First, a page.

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Arizona remains a hot spot for new residents — even amid time of novel coronavirus

Tourism

Weather, technology & affordability key to continued interest

Posted
Wednesday,
August 19, 2020
2:11 pm

It used to be the “Five Cs.”

During Arizona’s first years of statehood, the region’s natural complements of copper, cattle, cotton, citrus and climate were considered driving forces that brought tourists, industry and new residents to the area.

By 2020, though, the primary draws have changed significantly, attracting a 21st Century influx of transplants — each in pursuit of their own perception of the pursuit of happiness.

What’s the Appeal?

According to Connie Weber, director of public relations at the Arizona Commerce Authority, “Arizona offers a unique value proposition that resonates both with business decision-makers seeking locations for growth, and people moving into the state searching for new opportunities.”

While Arizona is home to one of the top five largest metropolitan areas in the United States, which is Phoenix. Ms. Weber points out the state’s operating costs are significantly lower than other major market. Arizona has one of the lowest corporate tax rates in the country at 4.9%; she observes, and offers low office-lease rates, in sharp contrast to other metropolitans like New York City, San Francisco and Los Angeles.

“Insurance costs for worker’s compensation and unemployment insurance are lower in Arizona than in California and New York,” she explained. “Median wages of positions in the tech industry are lower in Arizona compared to California and New York. Additionally, talent acquisition costs are more manageable as Arizona provides a large pool of skilled talent to meet the needs of employers, lowering the intensity of competition.”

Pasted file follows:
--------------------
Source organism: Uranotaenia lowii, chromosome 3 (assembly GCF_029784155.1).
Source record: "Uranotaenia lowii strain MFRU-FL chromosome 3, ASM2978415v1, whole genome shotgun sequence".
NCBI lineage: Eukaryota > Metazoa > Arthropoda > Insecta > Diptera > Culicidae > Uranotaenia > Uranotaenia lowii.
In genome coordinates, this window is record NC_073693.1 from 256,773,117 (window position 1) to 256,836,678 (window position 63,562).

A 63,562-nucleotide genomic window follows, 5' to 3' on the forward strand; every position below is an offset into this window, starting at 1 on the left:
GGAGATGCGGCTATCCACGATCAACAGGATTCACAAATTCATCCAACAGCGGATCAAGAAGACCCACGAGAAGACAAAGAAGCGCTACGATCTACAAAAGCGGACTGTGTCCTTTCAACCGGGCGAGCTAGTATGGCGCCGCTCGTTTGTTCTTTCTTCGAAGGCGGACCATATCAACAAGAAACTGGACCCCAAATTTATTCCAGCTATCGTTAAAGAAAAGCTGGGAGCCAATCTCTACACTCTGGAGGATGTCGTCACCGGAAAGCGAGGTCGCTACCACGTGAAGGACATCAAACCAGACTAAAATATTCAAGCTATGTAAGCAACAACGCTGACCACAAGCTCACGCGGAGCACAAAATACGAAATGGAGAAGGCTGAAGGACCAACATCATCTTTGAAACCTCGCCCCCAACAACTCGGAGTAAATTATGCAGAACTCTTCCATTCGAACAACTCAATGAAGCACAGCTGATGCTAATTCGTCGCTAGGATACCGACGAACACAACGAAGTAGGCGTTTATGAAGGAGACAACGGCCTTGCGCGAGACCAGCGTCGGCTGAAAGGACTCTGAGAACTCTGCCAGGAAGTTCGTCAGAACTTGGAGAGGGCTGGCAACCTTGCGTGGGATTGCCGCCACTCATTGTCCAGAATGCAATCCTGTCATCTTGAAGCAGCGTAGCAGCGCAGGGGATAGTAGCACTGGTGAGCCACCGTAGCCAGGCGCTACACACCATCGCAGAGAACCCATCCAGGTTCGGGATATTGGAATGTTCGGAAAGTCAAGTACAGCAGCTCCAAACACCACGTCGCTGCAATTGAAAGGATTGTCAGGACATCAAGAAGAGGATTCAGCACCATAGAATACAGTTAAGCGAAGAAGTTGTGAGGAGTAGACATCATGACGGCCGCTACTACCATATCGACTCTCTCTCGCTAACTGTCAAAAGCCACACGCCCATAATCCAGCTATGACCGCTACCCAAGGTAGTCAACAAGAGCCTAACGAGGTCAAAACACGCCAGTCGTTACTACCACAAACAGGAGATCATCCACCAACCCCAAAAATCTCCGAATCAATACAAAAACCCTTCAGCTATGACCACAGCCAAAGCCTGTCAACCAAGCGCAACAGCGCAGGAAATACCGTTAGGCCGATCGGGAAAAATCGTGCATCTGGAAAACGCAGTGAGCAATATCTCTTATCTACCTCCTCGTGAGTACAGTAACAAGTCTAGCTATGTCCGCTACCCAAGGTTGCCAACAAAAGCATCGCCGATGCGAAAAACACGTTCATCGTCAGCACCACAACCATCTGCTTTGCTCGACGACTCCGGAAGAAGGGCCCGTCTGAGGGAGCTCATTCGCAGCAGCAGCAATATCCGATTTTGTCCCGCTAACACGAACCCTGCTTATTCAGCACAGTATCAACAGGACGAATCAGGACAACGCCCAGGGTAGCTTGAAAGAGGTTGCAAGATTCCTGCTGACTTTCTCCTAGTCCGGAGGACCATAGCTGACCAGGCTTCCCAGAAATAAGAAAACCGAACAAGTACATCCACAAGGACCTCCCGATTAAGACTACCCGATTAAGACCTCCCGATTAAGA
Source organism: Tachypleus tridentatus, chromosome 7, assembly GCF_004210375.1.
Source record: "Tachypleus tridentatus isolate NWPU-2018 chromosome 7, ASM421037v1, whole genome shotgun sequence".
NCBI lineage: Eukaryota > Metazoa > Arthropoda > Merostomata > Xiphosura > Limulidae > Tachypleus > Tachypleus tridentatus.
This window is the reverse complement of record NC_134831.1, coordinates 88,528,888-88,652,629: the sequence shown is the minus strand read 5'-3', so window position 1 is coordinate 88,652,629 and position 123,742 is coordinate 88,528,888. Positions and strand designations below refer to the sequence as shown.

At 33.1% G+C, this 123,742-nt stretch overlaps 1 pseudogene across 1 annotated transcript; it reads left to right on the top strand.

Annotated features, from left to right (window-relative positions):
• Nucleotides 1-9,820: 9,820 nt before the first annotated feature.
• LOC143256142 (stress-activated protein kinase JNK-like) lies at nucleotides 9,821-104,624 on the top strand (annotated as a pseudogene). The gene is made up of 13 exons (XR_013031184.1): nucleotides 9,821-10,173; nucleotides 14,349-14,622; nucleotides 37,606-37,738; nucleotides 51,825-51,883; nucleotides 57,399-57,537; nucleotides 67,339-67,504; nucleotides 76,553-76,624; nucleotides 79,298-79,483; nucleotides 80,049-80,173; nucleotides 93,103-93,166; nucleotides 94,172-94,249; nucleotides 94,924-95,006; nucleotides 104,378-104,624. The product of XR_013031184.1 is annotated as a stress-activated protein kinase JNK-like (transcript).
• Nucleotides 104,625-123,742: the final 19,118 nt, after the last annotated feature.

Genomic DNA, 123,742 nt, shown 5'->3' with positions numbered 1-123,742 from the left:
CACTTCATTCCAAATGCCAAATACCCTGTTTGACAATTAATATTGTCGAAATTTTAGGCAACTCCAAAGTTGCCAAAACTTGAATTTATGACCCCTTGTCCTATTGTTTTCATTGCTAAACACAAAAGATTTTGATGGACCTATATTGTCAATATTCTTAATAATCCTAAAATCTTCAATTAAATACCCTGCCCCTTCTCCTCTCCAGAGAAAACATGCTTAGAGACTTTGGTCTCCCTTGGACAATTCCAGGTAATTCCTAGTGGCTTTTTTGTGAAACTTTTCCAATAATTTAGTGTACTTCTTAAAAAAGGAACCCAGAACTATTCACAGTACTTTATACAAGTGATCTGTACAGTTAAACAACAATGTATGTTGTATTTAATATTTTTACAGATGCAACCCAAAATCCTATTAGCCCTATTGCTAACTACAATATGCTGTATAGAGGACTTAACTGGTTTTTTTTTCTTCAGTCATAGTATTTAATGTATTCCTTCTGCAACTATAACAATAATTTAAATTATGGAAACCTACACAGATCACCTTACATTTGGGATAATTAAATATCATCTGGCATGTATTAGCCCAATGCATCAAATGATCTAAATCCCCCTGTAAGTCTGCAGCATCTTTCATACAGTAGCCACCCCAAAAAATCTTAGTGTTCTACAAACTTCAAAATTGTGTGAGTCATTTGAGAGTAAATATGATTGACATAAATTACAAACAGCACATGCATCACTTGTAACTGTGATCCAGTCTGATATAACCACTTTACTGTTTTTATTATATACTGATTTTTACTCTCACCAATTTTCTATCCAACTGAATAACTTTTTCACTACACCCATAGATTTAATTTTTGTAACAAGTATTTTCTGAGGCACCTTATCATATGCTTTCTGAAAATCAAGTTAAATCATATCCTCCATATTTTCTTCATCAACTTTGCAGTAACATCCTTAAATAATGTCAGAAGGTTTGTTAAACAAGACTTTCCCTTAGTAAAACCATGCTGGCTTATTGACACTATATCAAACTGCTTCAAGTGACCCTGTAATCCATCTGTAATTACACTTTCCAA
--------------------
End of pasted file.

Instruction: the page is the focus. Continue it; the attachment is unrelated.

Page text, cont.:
Ms. Weber also points to Arizona’s quality of life as another key draw for homeowners and young people.

“Individual taxes are lower — property taxes are on average less than two percent of the cost of a home,” she said. “Residential real estate is affordable and offers a range of options from downtown urban living to room to grow a family in the suburbs to beautiful rural communities across the state. Modern infrastructure means easier commutes, so residents spend less time sitting in traffic and more time.”

The Good, the bad and the heat

While he acknowledges a few drawbacks (hot summers, limited housing, a salaried pay scale lower than some big cities), Greg Hague, founder of Hague Realty, recognizes the increasing appeal of the area, including less traffic, vacation-like amenities and a “golfing paradise.”

“I’ve lived here since 1981, when the Phoenix metro area was truly a southwestern desert community that offered a unique lifestyle complemented by warm weather winters,” he recalled of his early years in the Valley of the Sun.

“Over the years, the area has matured into a magnet for jobs and business opportunities across multiple spectrums, including robust high-tech job opportunities. This has made Maricopa County one of the (if not the) most desirable places to live in the U.S. because we now offer the trifecta of income/business opportunity, desirable weather, and affordable living.”

Frank Aazami, principal of private client group at Russ Lyon Sotheby’s International Realty, echoes a similar balance of the good and ostensibly bad, adding to the former outdoor activities, scenic views, easy travel opportunities and gated and secured communities.

There has, however, been a shifting perception of the Valley, according to Mr. Aazami.

“We are now offering the most amount of new never-lived-in apartment units with first-class amenities,” he said. “Light Rail properties have increased tenfold. Huge developments coming in on the west side of the Valley of the Sun.”

— Frank Aazami